Overall, the MENA region is expected to achieve a growth rate of 2.7 percent in 2024, which aligns with pre-COVID levels but still trails the global average.  

While other emerging markets and developing economies are also projected to remain below pre-pandemic growth rates, they are expected to surpass the MENA region by 1.2 percentage points in 2024.  


GCC oil companies’ capex to grow by 5% to reach $115bn in 2024

GCC oil companies’ capex to grow by 5% to reach $115bn in 2024
Updated 15 April 2024
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GCC oil companies’ capex to grow by 5% to reach $115bn in 2024

GCC oil companies’ capex to grow by 5% to reach $115bn in 2024

RIYADH: The capital expenditures of national oil companies in the Gulf Cooperation Council are likely to grow by 5 percent in 2024 as compared to the previous year and are expected to reach $115 billion, according to a report.

The analysis by S&P’s Global Ratings, however, does not take into account the potential surge in spending from recent expansion plans such as the North Field West Project in Qatar, which it said could significantly boost expenditures.

The report highlighted that while the growth in capital expenditure is modest, Saudi Arabia’s planned output cuts in line with the current policy of the Organization of the Petroleum Exporting Countries and its allies, known as OPEC+, is likely to decrease demand for drilling platforms, operating ratios, average daily production rates, and profitability among regional drilling companies, especially in the Kingdom.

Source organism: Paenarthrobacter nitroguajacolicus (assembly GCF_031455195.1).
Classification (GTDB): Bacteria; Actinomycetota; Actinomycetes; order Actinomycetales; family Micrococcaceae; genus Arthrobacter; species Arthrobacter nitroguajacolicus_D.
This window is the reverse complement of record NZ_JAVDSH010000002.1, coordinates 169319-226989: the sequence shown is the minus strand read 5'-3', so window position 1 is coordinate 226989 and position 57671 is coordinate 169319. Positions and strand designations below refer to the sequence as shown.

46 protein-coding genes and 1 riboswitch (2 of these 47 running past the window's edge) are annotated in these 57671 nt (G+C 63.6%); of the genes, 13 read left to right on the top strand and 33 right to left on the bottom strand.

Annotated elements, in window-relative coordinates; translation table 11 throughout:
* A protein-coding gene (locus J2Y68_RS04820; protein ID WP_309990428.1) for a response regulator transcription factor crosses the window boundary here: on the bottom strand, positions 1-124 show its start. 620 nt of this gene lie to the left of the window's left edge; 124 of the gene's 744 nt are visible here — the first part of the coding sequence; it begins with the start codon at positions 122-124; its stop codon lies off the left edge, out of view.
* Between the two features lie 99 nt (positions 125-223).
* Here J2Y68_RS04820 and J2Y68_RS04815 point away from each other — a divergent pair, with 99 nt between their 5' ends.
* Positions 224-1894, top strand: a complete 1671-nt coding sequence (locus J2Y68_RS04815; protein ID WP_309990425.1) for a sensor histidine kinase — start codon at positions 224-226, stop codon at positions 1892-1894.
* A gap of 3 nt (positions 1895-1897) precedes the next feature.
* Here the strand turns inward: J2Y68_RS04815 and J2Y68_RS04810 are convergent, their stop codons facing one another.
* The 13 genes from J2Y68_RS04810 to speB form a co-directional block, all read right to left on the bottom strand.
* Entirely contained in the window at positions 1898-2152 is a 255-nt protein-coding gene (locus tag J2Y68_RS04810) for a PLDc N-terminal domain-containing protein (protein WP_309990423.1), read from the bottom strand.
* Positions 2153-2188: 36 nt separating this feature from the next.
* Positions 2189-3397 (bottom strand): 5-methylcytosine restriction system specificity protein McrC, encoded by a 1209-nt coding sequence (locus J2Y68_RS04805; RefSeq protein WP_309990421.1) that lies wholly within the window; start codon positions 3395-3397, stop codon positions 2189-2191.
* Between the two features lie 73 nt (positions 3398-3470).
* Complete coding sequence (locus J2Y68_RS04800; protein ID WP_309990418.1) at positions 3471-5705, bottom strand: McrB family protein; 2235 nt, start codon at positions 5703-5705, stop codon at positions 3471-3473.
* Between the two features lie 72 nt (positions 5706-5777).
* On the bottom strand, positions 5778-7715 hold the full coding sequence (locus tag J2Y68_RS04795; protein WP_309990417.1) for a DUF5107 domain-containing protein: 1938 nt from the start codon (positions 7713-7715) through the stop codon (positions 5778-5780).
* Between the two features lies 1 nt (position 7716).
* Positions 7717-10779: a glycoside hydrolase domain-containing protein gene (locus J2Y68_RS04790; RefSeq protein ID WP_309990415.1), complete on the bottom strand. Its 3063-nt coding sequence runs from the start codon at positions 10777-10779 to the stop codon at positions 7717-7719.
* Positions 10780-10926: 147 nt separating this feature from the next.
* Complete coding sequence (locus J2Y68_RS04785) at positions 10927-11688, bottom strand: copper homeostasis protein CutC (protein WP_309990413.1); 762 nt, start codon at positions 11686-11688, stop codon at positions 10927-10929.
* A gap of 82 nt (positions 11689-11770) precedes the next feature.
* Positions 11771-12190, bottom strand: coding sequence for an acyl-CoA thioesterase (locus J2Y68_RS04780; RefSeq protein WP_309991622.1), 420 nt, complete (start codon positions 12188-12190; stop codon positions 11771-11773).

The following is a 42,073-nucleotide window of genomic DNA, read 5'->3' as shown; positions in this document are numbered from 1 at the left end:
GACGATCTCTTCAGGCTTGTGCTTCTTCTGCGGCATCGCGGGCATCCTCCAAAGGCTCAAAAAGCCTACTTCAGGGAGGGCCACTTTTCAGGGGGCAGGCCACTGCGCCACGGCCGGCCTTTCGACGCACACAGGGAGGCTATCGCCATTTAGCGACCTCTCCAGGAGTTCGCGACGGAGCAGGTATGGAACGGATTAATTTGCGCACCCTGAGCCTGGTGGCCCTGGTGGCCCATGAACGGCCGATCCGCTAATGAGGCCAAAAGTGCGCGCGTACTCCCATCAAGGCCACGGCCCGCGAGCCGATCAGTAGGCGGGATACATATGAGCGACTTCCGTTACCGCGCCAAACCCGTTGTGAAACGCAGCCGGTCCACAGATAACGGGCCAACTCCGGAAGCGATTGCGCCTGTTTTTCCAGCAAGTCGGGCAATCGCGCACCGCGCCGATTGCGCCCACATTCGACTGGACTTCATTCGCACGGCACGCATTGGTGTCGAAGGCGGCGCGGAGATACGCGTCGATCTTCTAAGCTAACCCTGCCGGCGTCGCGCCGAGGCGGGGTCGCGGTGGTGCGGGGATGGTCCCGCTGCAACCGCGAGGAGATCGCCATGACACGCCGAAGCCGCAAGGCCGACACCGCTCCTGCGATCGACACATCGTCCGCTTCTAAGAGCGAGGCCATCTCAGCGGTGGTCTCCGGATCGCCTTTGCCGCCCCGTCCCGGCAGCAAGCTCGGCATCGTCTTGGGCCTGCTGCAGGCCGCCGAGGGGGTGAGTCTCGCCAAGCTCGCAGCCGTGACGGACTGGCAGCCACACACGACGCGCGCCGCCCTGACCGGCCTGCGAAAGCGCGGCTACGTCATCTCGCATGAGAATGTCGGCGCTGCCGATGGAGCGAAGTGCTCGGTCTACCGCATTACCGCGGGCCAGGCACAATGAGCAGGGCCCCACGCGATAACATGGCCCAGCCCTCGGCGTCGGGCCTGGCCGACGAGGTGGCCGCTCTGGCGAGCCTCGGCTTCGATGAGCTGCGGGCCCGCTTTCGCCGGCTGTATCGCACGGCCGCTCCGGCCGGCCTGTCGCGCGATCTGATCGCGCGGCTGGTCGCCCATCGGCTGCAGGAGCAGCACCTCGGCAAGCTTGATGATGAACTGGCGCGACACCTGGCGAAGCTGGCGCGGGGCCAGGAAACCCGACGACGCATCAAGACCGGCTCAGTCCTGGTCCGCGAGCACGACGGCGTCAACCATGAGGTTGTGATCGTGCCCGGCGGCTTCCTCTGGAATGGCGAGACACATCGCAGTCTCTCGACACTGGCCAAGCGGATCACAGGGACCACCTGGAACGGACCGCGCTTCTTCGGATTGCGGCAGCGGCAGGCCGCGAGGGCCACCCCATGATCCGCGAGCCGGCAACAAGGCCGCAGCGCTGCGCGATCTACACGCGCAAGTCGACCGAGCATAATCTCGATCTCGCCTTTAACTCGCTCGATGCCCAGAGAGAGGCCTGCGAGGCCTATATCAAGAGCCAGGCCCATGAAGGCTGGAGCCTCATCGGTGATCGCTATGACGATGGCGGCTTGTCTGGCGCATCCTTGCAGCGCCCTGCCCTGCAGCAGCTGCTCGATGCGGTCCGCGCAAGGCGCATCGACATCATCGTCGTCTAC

“We stress-tested the effect of a hypothetical 15-20 percent loss of total rig demand in the region on GCC drillers, and we estimate that the debt to EBITDA (Earnings Before Interest, Taxes, Depreciation, and Amortization) of rated and publicly listed drillers based in GCC countries could increase by about 1x on average,” S&P Global Ratings Credit analyst Rawan Oueidat said.

“At this point, we think that drillers’ rating headroom could shrink, but we don’t expect any short-term rating pressure,” Oueidat added.

The agency also raised concerns about the future of capital expenditure in other oil and gas-producing countries of the GCC, following Saudi Aramco’s decision to suspend its plan to increase the Kingdom’s maximum production capacity.

Despite these concerns, the total oil capital expenditure in the region is expected to remain relatively high due to the ongoing expansion plans in Qatar and the UAE.

However, the pace and magnitude of spending are expected to impact oilfield service companies and the entire value chain, particularly drilling companies whose business models heavily rely on corporate capital expenditures.

The UAE’s Abu Dhabi National Oil Co. is set to increase its oil production capacity to 5 million barrels per day by 2027, up from 4 million bpd as of February 2024, according to the US Energy Information Administration.

Meanwhile, Qatar is aiming to boost its liquefied natural gas production capacity to 142 million tonnes annually by 2030 from the current output of 77 million tonnes.

The report predicted oil prices to average $85 per barrel for the remainder of 2024 and $80 per barrel the following year.

It also suggested that geopolitical tensions and planned production cuts by OPEC+ will support prices and enhance the cash flows of oil companies across the Gulf region.


Saudi housing program Sakani benefits over 32,000 families in Q1

Saudi housing program Sakani benefits over 32,000 families in Q1
Updated 15 April 2024